dead birds In one gunny sack and the live
one In another. Coming down to Broad
way the men made the mistake of taking
a Pierce 'street car, mat wouia compel
them to change at Pearl and llroadway to
get art Omaha car. They got off at Ben
ton street to await foe. an Omaha v car.
The conductor noting the bl'.d on their
hands and the feathers and blood on the
gtlnnysacks made a surmise when they
left, the car at Benton' street. He notified
the police station and Captain Shafer and
Officer Bascom met the flrstOmaha car,
at tho Osden house. Both men denied
ownership of the bags, although the con
ductor said they had brought them
aboard. Hall Is a paroled Iowa prison
man and Orady has Just completed a year
In the penitentiary tinder a federal court
sentence for bootlegging.
Spanish War Vets to
Meet in the Bluffs
The state reunion ot the Spanish War
Veterans' association Is to be held In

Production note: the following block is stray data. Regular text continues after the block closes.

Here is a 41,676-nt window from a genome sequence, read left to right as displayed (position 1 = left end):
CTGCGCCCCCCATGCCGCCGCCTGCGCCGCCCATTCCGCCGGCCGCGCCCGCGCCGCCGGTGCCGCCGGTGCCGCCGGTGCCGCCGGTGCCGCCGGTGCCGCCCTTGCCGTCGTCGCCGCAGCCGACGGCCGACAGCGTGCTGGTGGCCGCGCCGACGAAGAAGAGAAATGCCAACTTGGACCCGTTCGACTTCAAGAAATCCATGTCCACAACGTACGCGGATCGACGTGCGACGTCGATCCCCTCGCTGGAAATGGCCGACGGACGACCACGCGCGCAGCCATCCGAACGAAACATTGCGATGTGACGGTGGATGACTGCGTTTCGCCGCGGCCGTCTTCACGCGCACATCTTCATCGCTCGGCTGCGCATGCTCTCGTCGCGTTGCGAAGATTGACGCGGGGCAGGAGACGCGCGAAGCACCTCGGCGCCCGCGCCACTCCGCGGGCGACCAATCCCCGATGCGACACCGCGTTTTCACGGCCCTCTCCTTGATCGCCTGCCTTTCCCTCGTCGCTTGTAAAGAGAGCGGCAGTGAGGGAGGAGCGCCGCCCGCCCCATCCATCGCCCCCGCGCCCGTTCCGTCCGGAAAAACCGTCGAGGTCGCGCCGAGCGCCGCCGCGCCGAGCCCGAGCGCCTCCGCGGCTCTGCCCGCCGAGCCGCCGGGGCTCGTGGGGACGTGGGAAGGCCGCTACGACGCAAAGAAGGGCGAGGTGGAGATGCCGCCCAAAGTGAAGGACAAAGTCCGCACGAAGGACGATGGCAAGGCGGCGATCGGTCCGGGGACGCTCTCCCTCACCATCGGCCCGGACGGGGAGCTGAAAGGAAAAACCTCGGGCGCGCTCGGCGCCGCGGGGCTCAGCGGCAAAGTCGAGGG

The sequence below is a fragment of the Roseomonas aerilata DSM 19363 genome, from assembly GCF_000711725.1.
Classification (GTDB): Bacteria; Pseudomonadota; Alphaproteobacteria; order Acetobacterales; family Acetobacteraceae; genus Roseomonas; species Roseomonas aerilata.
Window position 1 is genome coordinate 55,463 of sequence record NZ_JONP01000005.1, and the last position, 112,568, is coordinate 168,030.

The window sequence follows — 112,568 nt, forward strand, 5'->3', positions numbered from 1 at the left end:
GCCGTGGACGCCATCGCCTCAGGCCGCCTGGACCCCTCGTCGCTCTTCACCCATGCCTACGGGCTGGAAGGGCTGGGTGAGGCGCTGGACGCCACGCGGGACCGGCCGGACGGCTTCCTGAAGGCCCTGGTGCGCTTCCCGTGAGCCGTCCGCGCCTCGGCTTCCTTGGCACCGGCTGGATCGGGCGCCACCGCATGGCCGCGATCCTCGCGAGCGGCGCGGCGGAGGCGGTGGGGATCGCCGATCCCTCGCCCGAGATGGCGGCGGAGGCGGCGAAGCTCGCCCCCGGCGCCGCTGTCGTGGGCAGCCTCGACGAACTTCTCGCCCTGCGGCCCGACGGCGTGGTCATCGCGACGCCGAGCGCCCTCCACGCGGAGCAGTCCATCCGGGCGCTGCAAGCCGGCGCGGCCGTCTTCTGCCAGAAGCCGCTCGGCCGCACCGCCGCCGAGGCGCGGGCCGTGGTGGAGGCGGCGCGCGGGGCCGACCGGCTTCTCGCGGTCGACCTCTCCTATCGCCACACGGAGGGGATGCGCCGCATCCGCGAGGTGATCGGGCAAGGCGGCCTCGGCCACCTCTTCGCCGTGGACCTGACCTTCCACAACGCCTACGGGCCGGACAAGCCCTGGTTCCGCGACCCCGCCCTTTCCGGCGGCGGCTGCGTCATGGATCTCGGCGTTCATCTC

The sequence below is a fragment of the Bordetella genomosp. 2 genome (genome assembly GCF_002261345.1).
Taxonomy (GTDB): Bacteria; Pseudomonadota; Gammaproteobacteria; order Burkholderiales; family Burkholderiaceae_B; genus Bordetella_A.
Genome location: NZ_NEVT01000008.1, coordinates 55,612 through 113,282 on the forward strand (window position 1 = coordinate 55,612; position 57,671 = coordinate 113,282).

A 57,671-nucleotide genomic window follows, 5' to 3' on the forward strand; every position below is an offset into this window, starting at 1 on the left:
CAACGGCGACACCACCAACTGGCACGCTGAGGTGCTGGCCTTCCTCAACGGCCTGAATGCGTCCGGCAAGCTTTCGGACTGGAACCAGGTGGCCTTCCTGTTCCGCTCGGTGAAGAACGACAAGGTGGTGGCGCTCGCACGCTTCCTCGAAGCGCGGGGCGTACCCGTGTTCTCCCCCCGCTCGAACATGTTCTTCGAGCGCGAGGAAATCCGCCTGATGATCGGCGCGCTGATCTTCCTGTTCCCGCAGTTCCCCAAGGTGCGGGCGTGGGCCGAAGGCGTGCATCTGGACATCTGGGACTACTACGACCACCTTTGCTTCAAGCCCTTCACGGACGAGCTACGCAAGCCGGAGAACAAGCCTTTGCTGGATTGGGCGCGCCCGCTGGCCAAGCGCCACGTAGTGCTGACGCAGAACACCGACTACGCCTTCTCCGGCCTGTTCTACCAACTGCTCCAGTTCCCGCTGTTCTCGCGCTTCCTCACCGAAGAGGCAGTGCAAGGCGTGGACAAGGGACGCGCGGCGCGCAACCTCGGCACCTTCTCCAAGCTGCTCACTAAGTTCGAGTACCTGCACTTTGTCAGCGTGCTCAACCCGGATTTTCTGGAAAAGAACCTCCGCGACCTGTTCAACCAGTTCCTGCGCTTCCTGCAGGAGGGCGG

Council piuffs this year, probably June 11.
It was originally scheduled to be held
at- Sioux City. ' ,
Major Frank Kmory of Davenport yea
terday wired Major Matt Tlnley asking
him if the state reunion could be held
here. An Immediate afttrmatlvo answer
was returned, and Major 'Emory will be
here Sunday to discuss the arrangements,
Major Tlnley Issued a call last night for
all Spanish war veterans in Council Bluffs
and vicinity to meet at his office in the
Baldwin block at 8 o'clock this evening
(or the purpose ot considering the matter.
Arrangements have been previously made
to hold the annual reunion ot the Fifty
first Iowa survivors In this city June 11,
and the plan Is now to arrange for the
full state reunion to be held at the same
time. The plan Is also to organize to
night a camp of Spanish War Veterans.
Ileal Hstate .Trnnxfers.
The following real estate transfers filed
Friday were reported to The Bee by
the Pottawattamie County Abstract com
pany: Janr.es K. Osier and wife to Harry
Necly,, lots 5. 6 and 7, block I,
(.'arson, la., w. d .A 1 1.300
J. W. Morse and wife to Elsie C. '
Sorensen, lot S. block 4, Burns'
addition, w. d ; hjo
Charles T. Officer and wife to
Frank A. Waybrlsrht. Int. S n,i
10, block i. Highland Place, w. d.,